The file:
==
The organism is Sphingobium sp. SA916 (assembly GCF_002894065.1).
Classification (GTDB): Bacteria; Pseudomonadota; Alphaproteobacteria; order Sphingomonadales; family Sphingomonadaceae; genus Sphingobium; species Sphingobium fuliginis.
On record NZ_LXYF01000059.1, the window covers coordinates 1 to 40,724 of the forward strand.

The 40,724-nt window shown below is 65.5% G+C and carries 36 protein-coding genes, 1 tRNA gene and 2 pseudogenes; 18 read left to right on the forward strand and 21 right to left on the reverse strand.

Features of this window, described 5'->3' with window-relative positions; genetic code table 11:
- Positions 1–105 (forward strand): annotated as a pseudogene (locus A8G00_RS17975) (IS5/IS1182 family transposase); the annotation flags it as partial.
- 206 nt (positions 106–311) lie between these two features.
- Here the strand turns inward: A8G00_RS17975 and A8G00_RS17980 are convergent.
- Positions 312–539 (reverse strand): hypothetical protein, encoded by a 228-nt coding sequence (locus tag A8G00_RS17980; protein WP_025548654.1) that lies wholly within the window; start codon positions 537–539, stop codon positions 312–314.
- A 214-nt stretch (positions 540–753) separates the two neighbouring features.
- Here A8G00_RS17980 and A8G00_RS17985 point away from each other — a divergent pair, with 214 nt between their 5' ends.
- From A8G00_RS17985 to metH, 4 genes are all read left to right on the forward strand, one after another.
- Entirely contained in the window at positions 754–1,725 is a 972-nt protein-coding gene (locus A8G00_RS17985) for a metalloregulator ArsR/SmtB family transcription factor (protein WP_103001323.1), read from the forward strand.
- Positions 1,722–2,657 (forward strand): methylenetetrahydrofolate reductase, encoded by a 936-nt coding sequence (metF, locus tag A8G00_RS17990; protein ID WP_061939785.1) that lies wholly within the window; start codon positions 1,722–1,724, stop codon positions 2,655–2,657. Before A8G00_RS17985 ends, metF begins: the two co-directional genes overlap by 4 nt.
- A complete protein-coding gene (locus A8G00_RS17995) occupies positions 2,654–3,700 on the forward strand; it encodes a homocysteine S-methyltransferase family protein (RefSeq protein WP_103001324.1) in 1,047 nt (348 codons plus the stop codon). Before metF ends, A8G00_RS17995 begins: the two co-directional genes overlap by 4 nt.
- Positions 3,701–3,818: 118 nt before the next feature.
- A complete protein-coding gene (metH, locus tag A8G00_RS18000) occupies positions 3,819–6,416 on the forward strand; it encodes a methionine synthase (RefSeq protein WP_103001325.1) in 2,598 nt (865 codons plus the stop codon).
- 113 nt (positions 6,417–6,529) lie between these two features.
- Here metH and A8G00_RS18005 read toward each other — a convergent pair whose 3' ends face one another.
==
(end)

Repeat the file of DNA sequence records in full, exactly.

The organism is Sphingobium sp. SA916 (assembly GCF_002894065.1).
Classification (GTDB): Bacteria; Pseudomonadota; Alphaproteobacteria; order Sphingomonadales; family Sphingomonadaceae; genus Sphingobium; species Sphingobium fuliginis.
On record NZ_LXYF01000059.1, the window covers coordinates 1 to 40,724 of the forward strand.

The 40,724-nt window shown below is 65.5% G+C and carries 36 protein-coding genes, 1 tRNA gene and 2 pseudogenes; 18 read left to right on the forward strand and 21 right to left on the reverse strand.

Features of this window, described 5'->3' with window-relative positions; genetic code table 11:
- Positions 1–105 (forward strand): annotated as a pseudogene (locus A8G00_RS17975) (IS5/IS1182 family transposase); the annotation flags it as partial.
- 206 nt (positions 106–311) lie between these two features.
- Here the strand turns inward: A8G00_RS17975 and A8G00_RS17980 are convergent.
- Positions 312–539 (reverse strand): hypothetical protein, encoded by a 228-nt coding sequence (locus tag A8G00_RS17980; protein WP_025548654.1) that lies wholly within the window; start codon positions 537–539, stop codon positions 312–314.
- A 214-nt stretch (positions 540–753) separates the two neighbouring features.
- Here A8G00_RS17980 and A8G00_RS17985 point away from each other — a divergent pair, with 214 nt between their 5' ends.
- From A8G00_RS17985 to metH, 4 genes are all read left to right on the forward strand, one after another.
- Entirely contained in the window at positions 754–1,725 is a 972-nt protein-coding gene (locus A8G00_RS17985) for a metalloregulator ArsR/SmtB family transcription factor (protein WP_103001323.1), read from the forward strand.
- Positions 1,722–2,657 (forward strand): methylenetetrahydrofolate reductase, encoded by a 936-nt coding sequence (metF, locus tag A8G00_RS17990; protein ID WP_061939785.1) that lies wholly within the window; start codon positions 1,722–1,724, stop codon positions 2,655–2,657. Before A8G00_RS17985 ends, metF begins: the two co-directional genes overlap by 4 nt.
- A complete protein-coding gene (locus A8G00_RS17995) occupies positions 2,654–3,700 on the forward strand; it encodes a homocysteine S-methyltransferase family protein (RefSeq protein WP_103001324.1) in 1,047 nt (348 codons plus the stop codon). Before metF ends, A8G00_RS17995 begins: the two co-directional genes overlap by 4 nt.
- Positions 3,701–3,818: 118 nt before the next feature.
- A complete protein-coding gene (metH, locus tag A8G00_RS18000) occupies positions 3,819–6,416 on the forward strand; it encodes a methionine synthase (RefSeq protein WP_103001325.1) in 2,598 nt (865 codons plus the stop codon).
- 113 nt (positions 6,417–6,529) lie between these two features.
- Here metH and A8G00_RS18005 read toward each other — a convergent pair whose 3' ends face one another.